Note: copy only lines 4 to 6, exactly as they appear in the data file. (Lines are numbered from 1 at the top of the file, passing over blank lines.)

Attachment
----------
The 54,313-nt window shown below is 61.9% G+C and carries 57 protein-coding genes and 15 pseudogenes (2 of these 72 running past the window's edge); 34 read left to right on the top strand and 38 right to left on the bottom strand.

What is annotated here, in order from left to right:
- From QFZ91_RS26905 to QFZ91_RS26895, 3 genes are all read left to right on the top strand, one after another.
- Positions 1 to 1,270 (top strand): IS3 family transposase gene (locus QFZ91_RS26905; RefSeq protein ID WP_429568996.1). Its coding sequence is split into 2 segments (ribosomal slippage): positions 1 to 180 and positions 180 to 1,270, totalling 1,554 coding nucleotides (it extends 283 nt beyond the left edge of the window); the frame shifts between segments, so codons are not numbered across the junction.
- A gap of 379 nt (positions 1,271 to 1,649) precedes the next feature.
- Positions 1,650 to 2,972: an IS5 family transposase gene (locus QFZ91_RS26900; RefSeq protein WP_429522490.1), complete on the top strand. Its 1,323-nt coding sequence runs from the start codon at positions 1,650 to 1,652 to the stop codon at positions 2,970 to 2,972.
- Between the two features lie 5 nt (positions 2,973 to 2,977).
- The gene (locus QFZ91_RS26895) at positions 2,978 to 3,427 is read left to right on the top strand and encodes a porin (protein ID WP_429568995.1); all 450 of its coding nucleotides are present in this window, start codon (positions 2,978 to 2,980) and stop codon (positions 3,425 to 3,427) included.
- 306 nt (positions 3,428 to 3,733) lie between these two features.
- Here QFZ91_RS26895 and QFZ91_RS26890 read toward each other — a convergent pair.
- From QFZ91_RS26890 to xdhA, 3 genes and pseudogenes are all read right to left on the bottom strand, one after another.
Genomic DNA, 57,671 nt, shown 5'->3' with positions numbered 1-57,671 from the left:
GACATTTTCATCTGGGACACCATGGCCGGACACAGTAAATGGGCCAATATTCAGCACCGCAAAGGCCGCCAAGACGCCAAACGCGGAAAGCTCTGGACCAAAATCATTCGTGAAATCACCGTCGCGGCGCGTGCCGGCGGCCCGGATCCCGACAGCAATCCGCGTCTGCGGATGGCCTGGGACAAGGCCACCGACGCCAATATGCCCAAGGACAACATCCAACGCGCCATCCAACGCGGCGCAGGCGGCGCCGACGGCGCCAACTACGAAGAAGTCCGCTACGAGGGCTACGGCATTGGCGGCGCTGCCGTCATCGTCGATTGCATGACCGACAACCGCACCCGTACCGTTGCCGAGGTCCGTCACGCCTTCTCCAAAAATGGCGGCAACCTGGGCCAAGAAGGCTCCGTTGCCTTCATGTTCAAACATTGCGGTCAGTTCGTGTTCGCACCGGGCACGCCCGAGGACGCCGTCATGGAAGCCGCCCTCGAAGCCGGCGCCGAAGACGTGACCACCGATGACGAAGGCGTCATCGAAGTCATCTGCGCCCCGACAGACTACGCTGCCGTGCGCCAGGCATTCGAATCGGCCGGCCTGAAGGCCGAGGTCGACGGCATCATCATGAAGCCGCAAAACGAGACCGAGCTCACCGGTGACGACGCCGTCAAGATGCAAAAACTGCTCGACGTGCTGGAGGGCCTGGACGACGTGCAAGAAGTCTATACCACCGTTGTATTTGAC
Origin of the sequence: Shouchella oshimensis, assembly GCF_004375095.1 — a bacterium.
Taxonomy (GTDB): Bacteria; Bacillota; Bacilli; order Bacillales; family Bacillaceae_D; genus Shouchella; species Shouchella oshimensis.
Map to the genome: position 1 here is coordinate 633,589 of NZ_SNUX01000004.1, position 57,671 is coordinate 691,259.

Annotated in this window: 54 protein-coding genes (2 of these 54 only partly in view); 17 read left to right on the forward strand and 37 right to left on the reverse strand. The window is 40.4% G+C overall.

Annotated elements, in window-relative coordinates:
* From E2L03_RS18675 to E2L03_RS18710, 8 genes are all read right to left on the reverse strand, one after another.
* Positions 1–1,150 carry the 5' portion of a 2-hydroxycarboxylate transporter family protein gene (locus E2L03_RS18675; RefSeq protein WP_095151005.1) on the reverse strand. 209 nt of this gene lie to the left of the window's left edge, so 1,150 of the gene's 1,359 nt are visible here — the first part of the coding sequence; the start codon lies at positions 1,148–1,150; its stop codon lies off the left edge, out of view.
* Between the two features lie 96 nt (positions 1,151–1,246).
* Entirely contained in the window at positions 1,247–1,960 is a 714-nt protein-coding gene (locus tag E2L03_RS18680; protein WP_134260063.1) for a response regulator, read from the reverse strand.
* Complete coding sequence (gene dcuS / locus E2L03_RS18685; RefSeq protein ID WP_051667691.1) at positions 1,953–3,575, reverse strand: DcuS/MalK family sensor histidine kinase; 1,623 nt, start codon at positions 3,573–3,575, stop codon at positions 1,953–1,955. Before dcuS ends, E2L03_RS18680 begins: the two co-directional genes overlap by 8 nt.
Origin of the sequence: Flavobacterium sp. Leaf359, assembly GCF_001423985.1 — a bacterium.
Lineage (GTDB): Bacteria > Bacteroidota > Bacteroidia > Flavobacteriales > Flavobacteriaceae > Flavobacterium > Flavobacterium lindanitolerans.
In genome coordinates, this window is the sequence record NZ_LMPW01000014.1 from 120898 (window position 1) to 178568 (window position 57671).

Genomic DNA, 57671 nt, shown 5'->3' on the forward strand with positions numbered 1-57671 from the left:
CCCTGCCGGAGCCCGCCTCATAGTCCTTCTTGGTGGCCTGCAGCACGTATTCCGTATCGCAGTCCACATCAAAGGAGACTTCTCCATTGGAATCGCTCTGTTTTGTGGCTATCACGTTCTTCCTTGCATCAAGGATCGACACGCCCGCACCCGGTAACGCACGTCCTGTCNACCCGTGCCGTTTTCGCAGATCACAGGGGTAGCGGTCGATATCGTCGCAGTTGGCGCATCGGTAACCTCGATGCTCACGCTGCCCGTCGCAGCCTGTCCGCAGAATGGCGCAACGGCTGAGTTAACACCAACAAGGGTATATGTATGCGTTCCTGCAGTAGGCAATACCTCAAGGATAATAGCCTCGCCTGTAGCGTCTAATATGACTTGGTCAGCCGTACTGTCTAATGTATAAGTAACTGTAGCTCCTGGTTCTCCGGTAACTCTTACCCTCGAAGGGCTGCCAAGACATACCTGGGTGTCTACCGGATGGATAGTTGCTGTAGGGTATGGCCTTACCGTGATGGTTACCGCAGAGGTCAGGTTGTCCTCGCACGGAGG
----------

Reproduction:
- Positions 1 to 1,270 (top strand): IS3 family transposase gene (locus QFZ91_RS26905; RefSeq protein ID WP_429568996.1). Its coding sequence is split into 2 segments (ribosomal slippage): positions 1 to 180 and positions 180 to 1,270, totalling 1,554 coding nucleotides (it extends 283 nt beyond the left edge of the window); the frame shifts between segments, so codons are not numbered across the junction.
- A gap of 379 nt (positions 1,271 to 1,649) precedes the next feature.
- Positions 1,650 to 2,972: an IS5 family transposase gene (locus QFZ91_RS26900; RefSeq protein WP_429522490.1), complete on the top strand. Its 1,323-nt coding sequence runs from the start codon at positions 1,650 to 1,652 to the stop codon at positions 2,970 to 2,972.